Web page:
Eclipse Smart home is an open source project to build Smart Home Gateways. It accepts the fact that there is a vast variety of communication mechanisms for home automation devices, which all have their right to exist so it provides an abstraction and translation framework that makes interaction possible across system and protocol boundaries.Its aim is to provide a simple drop-in server where devices can be connected and driven from a user interface, whilst allowing a general mechanism to control all devices. Although many of these devices may have their own mobile applications but they cannot be integrated together. Using SmartHome as the main hub, the devices can all be controlled with one mobile application or website, and scripts can be set up to drive individual components. Following is the high level interaction model:

Eclipse-SmartHome-29

In this system, physical components like Philips Hue bulb, Sonos speaker etc are represented as OSGi bundles, they all communicate over an event bus, which means that anyone can plug in scripts or bundles that can listen to changes in the environment and modify its data. A persistent item state map builds up a view of the system which changes as the system evolves, which can be used to query the current state of the system instead of just dealing with event-based triggers.

Eclipse SmartHome is a framework(comprised of a set of OSGi bundles), not a ready-to-use solution. It offers a large set of features to choose from and leaves enough possibilities to design a smart home solution specific to our expectations. OpenHAB is one such ready-to-use implementation of Eclipse SmartHome.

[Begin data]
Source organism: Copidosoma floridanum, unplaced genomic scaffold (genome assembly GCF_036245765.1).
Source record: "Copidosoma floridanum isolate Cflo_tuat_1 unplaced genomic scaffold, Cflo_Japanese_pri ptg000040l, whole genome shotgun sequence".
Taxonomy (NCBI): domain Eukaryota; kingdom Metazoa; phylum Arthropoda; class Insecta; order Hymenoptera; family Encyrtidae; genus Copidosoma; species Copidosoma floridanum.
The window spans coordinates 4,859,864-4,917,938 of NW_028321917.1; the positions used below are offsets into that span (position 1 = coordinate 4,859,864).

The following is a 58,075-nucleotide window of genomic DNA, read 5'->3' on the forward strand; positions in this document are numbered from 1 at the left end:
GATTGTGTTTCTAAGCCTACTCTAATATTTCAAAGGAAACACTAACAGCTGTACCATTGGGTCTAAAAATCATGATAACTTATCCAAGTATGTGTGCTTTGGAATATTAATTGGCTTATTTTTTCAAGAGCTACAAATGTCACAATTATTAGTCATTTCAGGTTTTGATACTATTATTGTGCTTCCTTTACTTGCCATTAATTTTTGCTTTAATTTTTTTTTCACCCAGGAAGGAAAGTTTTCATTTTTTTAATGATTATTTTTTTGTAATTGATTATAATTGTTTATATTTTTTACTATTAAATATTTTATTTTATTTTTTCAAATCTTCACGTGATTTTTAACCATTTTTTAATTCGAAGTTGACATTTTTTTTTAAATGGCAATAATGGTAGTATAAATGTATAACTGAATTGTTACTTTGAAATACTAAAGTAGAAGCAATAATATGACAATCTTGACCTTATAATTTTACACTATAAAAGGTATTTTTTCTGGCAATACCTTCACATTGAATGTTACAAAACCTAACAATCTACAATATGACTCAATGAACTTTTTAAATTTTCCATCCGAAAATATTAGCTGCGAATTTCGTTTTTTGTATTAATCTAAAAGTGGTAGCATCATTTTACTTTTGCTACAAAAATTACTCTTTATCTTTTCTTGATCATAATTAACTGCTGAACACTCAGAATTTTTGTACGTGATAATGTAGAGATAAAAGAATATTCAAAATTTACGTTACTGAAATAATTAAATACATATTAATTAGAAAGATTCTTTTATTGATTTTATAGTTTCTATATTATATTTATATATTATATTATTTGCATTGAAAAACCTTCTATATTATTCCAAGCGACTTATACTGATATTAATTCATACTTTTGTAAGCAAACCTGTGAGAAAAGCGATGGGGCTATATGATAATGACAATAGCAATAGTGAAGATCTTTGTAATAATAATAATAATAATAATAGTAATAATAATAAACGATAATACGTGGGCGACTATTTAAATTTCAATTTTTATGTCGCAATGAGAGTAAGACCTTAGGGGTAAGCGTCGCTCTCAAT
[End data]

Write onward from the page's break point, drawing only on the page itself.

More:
OpenHAB (Open Home Automation Bus):

openHAB is an open source software for integrating different home automation systems and technologies into one single solution that allows comprehensive automation rules and offers uniform user interfaces. It is designed to be vendor-neutral as well as hardware/protocol-agnostic and can run on any device that is capable of running a JVM (Linux, Mac, Windows, Raspberry-pi). It comes with different web-based UIs as well as native UIs for iOS and Android.
It focuses on four different functional blocks:

  1. Discovery, setup and configuration: OpenHAB provides a feature to discover different home automation devices available nearby and connected on same LAN. For discovering and controlling these devices, it uses their respective OSGi bundles.
  2. Rule Engine automation: openHAB has a highly integrated, lightweight but yet powerful rule engine included. “Rules” are used for automating processes: Each rule can be triggered, which invokes a script that performs any kinds of tasks. We can define rules to control the devices so that they can react based on environmental conditions and/or our personal choice. An example of rule can be: Light is turned on when there is motion detected and brightness is below threshold. Every one minute, it is checked whether there was motion since the last check, if not then turn light back off.
  3. Data Handling, REST APIs and Persistence: OpenHAB provides mechanism to store data related to devices, expose information to a REST API and send it to a cloud database for further processing.
  4. Modes of interaction: It provides graphical user interfaces for web and mobile devices. It also enables user to interact with devices using voice commands so we can directly use our iOS devices and can use Siri to talk to our home and take control of the things.

To summarise, Eclipse SmartHome and OpenHAB are very modular and extensible home automation solutions which have already started revolutionizing our home although they still have a lot of potential to grow in the near future. You can further explore Eclipse SmartHome and OpenHAB.